Oscars 2013: Best Actor, Best Actress
February 21, 2013
While 2012 proved to be a competitive year, the Best Actor Oscar race has become almost a sure thing. Denzel Washington as captain Whip Whitaker in “Flight” expertly demonstrates the insurmountable struggle of addiction coupled with survivor’s guilt. If politics were not a factor, Joaquin Phoenix performance as Freddie Quell in “The Master” would be a definite competitor for Best Actor. Regardless of whether he thinks the awards are ridiculous, Phoenix’s hard work shows onscreen, as his character struggles with alcoholism and the innerworkings of a cult.
Bradley Cooper entertains throughout “Silver Linings Playbook” as Pat Solitano, giving both an honest portrayal of bipolar disorder and a lighthearted take on the romantic lead. Hugh Jackman in “Les Miserables” pays homage to the past iterations of Jean Valjean from other interpretations while making the role his own and showing vulnerability in tears and song.
Though all men are fantastic, Daniel Day-Lewis’ portrayal of the 16th U.S. president in “Lincoln” is a shoo-in for Best Actor. Day-Lewis will win and should win the award for giving a rousing performance that is faithful to the historical figure and the legend he has become in American history.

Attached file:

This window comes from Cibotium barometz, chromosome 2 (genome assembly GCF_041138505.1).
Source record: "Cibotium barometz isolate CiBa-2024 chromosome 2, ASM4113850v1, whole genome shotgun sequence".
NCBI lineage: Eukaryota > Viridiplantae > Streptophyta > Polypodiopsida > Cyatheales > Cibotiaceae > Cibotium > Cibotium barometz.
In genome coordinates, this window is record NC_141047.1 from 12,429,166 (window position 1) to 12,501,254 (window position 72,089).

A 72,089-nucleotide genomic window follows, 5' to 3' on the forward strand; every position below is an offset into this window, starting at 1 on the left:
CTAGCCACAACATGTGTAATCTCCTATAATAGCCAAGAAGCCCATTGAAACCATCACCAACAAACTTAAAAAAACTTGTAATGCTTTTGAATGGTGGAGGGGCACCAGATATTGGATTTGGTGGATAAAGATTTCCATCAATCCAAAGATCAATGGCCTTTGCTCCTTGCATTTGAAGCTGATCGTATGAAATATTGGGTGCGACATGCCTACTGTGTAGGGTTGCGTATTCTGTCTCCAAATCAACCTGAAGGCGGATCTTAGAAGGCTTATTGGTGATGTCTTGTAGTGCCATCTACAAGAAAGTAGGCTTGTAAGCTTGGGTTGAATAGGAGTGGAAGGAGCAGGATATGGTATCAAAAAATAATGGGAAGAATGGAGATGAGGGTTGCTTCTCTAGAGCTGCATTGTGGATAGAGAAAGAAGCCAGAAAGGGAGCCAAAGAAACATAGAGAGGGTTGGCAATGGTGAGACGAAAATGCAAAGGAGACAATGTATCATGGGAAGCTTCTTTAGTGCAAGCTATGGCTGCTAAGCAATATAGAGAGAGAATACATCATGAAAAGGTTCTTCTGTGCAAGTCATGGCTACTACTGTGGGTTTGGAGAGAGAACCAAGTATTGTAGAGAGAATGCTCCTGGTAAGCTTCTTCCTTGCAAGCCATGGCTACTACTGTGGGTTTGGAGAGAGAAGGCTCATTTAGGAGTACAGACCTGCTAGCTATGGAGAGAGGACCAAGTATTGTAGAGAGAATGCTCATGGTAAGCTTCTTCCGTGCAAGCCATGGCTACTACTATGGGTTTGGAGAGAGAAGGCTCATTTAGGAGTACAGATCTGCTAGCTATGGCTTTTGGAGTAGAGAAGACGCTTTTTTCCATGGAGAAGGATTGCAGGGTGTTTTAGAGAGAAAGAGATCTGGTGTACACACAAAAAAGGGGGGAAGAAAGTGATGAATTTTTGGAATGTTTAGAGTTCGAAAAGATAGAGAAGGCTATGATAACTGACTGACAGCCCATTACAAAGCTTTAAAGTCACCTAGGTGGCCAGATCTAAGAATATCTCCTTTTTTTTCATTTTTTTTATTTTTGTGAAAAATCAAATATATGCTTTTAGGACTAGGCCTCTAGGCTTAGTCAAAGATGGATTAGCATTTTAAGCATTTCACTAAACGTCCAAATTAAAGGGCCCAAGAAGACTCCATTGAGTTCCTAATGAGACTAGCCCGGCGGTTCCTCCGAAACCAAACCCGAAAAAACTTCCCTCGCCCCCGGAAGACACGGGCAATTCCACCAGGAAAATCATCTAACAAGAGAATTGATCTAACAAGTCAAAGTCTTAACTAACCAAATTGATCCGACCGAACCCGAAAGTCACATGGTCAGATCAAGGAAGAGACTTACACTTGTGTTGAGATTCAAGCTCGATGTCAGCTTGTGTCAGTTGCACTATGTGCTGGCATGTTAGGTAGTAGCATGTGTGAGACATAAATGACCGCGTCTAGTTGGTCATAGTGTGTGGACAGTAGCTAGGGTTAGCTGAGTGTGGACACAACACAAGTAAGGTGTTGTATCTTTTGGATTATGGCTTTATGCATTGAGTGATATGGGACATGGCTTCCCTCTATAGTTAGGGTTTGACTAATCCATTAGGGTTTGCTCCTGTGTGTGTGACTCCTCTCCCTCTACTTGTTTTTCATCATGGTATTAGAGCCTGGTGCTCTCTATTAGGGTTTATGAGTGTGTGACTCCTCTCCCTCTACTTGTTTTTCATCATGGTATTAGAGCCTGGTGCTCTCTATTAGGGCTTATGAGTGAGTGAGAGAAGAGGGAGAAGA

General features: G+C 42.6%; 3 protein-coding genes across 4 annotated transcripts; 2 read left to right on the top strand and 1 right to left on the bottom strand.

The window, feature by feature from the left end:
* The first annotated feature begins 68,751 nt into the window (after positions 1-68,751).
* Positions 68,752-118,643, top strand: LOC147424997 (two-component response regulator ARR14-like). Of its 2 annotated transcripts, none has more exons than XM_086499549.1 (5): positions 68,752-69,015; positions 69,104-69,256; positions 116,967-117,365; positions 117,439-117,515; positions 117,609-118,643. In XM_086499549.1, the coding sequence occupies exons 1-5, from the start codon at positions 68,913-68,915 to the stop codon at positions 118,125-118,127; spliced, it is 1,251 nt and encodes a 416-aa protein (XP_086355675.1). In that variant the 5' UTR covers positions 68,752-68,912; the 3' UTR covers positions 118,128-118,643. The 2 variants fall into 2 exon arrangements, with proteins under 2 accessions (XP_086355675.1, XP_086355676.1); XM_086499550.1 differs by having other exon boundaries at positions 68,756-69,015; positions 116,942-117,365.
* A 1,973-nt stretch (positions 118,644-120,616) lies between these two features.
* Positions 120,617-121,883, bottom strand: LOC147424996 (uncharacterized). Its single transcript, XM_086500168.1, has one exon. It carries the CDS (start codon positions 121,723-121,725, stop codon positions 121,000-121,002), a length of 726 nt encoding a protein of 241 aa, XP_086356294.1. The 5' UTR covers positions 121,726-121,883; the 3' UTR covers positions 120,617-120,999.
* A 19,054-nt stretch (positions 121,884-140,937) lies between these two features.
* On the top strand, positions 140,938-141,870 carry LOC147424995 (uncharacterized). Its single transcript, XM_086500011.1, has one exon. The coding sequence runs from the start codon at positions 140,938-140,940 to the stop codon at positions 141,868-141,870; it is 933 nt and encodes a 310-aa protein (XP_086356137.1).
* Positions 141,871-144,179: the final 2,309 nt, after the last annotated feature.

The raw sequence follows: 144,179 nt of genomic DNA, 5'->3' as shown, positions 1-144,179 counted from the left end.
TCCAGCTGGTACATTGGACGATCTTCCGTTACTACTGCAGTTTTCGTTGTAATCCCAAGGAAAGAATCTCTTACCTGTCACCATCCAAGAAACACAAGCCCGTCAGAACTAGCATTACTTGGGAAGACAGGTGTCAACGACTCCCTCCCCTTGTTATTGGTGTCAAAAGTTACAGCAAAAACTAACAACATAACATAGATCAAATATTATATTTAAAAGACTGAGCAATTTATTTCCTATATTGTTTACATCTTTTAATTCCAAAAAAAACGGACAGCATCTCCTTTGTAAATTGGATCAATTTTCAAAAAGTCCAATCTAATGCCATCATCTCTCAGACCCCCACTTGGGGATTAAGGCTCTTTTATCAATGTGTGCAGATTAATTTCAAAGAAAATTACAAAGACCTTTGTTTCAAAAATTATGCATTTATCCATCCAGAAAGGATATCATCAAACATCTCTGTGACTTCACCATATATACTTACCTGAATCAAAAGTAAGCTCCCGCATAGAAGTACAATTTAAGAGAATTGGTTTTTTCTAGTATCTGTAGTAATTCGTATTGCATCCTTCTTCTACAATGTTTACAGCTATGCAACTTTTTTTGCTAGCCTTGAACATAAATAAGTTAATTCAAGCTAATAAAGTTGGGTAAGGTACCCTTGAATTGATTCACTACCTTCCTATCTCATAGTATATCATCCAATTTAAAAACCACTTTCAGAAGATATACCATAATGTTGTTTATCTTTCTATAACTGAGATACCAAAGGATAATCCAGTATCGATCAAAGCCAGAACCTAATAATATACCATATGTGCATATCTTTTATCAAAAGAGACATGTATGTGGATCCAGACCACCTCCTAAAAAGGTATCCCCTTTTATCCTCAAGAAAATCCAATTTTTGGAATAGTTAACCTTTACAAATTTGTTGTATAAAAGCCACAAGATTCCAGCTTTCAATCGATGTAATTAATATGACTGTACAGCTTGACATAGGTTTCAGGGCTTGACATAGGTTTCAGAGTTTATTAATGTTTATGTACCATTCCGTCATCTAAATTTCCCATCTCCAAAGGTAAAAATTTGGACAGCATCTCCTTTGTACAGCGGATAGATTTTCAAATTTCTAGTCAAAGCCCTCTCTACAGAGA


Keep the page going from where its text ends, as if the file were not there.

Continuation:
– Marcus Jones
The Best Actress category is crammed full at this year’s Academy Awards. Naomi Watts has the weakest chance; “The Impossible” is sadly only her second nomination after 2003’s “21 Grams.” But she spent the whole movie stuck in physical pain, without exploring the complexities of character other contenders have displayed in their performances. Quvenzhané Wallis’ explosive presence carried “Beasts of the Southern Wild” effortlessly, but she’s only the second child to receive a Best Actress nomination, and there’s a bias among the Oscar crowd in trumping impressive child to impressive editing.
Jessica Chastain’s steely, staunch CIA tracker in “Zero Dark Thirty” won a Golden Globe and a Critics’ Choice Award, and her unwavering command would make her a shoo in a weaker field. The best performance was arguably 85-year-old Emmanuelle Riva’s, whose BAFTA-winning embodiment of a dying woman in “Amour” was physically grueling, emotionally brave and hauntingly intimate.
Having already picked up Golden Globe, Critics’ Choice and Screen Actors Guild awards as a grieving young widow falling for her bipolar friend, Jennifer Lawrence will surely win the Oscar because of her performance in “Silver Linings Playbook.” And it will not only be a breakout present for the rising star — it will reward a richly observed, bitingly funny and devastatingly vulnerable performance that exceeded the actress’ 22 years.
– J.R. Hammerer
Marcus Jones is a contributing writer. J.R. Hammerer is a staff writer. Email them at firstname.lastname@example.org.